The End of Prudence and the Triumph of Ideology in the Democratic Party

www.theepochtimes.com | 7/16/2019 | Staff
Omnista (Posted by) Level 3
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Steve Bullock, John Delaney, and Tim Ryan have two things in common.

Of all the Democratic presidential candidates, they alone oppose providing government-funded health care to illegal immigrants. They also stand virtually no chance of winning the Democratic primary election.

Plenty - Space - Issues - Problem - Candidates

There’s plenty of space in which to disagree on issues. The problem is that Democratic candidates aren’t using that space at all. With only a few rather insignificant exceptions, they’re all huddled together in the furthest left corner of the stage.

Democratic leaders supported policies quite recently that the party as a whole won’t tolerate today. The Washington Post described this shift as “Obama without Obama-ism.” The New York Post declared, “Forget the Democratic Party of Bill Clinton: The party of Barack Obama is dead, taken over by the historically discredited mantra of socialism.”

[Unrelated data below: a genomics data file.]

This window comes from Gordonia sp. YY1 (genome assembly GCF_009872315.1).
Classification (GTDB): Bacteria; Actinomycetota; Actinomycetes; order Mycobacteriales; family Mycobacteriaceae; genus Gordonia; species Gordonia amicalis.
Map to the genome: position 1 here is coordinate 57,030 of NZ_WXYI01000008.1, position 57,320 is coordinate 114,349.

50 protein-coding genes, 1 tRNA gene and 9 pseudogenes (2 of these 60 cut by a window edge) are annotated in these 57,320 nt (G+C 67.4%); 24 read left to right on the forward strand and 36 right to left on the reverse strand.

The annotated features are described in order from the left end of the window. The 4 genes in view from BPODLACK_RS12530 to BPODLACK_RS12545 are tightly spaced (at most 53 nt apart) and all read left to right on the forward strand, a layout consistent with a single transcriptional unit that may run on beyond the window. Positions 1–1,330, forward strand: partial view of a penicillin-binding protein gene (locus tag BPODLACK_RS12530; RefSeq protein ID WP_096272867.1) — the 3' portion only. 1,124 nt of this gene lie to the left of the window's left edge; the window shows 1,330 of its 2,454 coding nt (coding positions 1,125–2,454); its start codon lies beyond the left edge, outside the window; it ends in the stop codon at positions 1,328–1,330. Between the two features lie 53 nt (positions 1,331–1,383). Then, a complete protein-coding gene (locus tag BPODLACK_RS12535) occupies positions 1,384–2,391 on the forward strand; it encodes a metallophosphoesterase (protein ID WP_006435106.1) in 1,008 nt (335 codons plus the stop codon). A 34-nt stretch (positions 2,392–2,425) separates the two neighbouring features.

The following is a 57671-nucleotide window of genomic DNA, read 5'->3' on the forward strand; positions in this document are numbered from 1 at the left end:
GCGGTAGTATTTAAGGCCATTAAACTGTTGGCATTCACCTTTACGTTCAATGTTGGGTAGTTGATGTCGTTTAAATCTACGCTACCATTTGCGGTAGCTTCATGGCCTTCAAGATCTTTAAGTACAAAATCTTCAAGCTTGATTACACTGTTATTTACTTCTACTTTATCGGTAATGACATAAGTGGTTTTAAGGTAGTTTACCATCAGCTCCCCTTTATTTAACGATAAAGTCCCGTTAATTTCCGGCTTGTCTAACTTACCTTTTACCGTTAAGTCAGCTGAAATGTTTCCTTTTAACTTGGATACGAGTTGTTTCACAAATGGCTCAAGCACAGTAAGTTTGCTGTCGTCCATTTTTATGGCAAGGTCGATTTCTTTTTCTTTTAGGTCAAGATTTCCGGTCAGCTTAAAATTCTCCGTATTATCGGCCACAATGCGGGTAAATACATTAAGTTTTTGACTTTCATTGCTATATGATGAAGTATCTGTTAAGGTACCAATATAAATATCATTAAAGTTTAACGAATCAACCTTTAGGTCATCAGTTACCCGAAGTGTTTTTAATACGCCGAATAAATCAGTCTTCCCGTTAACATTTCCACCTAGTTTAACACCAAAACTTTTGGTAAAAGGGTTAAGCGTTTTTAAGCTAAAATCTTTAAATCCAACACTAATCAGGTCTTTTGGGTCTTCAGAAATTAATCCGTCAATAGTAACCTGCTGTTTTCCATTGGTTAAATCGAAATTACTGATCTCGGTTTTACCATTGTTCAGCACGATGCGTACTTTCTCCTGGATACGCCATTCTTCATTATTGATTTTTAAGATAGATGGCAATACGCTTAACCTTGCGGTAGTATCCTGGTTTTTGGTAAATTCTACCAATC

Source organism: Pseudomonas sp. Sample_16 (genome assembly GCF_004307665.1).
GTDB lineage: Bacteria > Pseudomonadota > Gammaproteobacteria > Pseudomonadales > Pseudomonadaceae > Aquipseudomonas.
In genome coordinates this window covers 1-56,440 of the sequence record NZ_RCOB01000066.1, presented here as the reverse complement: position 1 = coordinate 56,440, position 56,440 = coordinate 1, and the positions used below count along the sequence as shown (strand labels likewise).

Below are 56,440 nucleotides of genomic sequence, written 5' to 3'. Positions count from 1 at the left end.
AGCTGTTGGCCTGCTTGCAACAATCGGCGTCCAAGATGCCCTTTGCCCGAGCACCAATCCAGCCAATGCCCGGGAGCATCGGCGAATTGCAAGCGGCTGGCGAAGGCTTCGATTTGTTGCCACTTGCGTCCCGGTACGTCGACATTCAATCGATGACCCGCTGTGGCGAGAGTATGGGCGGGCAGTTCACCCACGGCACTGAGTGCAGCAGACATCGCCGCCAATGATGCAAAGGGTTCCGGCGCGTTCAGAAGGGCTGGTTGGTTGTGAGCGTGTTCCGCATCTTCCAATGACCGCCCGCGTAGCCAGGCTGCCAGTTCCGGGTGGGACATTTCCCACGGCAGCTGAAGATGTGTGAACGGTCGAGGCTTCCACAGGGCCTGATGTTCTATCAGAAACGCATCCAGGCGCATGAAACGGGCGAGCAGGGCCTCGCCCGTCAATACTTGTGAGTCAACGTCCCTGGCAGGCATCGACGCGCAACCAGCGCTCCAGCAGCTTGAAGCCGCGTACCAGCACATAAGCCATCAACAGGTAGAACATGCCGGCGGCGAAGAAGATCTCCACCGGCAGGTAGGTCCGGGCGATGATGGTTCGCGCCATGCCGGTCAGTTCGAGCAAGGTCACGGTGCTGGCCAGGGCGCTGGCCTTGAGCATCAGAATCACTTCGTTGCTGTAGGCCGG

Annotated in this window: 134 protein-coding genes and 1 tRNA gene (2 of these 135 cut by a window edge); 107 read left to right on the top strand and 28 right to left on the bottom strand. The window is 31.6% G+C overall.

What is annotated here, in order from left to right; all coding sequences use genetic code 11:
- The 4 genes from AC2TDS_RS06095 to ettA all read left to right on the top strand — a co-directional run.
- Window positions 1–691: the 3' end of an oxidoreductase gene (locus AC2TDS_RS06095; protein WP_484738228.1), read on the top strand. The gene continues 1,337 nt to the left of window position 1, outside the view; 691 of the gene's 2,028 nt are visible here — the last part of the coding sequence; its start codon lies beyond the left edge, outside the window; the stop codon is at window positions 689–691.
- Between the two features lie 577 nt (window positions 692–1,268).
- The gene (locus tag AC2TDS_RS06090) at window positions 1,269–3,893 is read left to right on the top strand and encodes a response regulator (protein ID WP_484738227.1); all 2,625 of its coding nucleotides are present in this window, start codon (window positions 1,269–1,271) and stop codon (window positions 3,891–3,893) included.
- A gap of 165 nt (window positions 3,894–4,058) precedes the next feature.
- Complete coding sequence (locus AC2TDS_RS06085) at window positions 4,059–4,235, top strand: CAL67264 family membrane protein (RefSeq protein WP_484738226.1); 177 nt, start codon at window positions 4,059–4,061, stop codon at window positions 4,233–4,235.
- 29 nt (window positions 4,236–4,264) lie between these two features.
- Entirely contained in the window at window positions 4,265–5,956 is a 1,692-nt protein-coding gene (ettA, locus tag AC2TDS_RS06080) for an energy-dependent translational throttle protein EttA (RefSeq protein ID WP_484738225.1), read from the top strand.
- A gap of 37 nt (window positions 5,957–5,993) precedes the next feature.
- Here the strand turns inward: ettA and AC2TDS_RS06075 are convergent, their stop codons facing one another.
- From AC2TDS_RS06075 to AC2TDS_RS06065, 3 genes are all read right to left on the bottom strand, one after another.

Pressure - Candidates - Policy - Positions - Consensus

The pressure on the Democratic presidential candidates to conform to policy positions that are extreme, relative to the consensus of the recent past, is alarming. Especially disturbing, though, is the political posture of refusing to exercise prudence in regard to difficult political questions. Instead, the party has largely surrendered to the dictates of ideological thinking, come what may.

Prudence is a rare virtue. Neither political party has a monopoly on it.

Aristotle - Prudence - Preeminent - Virtue - Statesman

Aristotle described prudence as the preeminent virtue of the statesman, the most important quality one should look for in a political leader. Prudence is a kind of practical judgment, but it means much more than mere cunning.

Perhaps his most distinct quality, Aristotle says, is that the prudent man is able to deliberate about what is good and advantageous, “not in part, such as the sort of things that are conducive to health or to strength, but the sort of things that are conducive to living well as a whole.” Human flourishing, in other words, is more than the sum of all...
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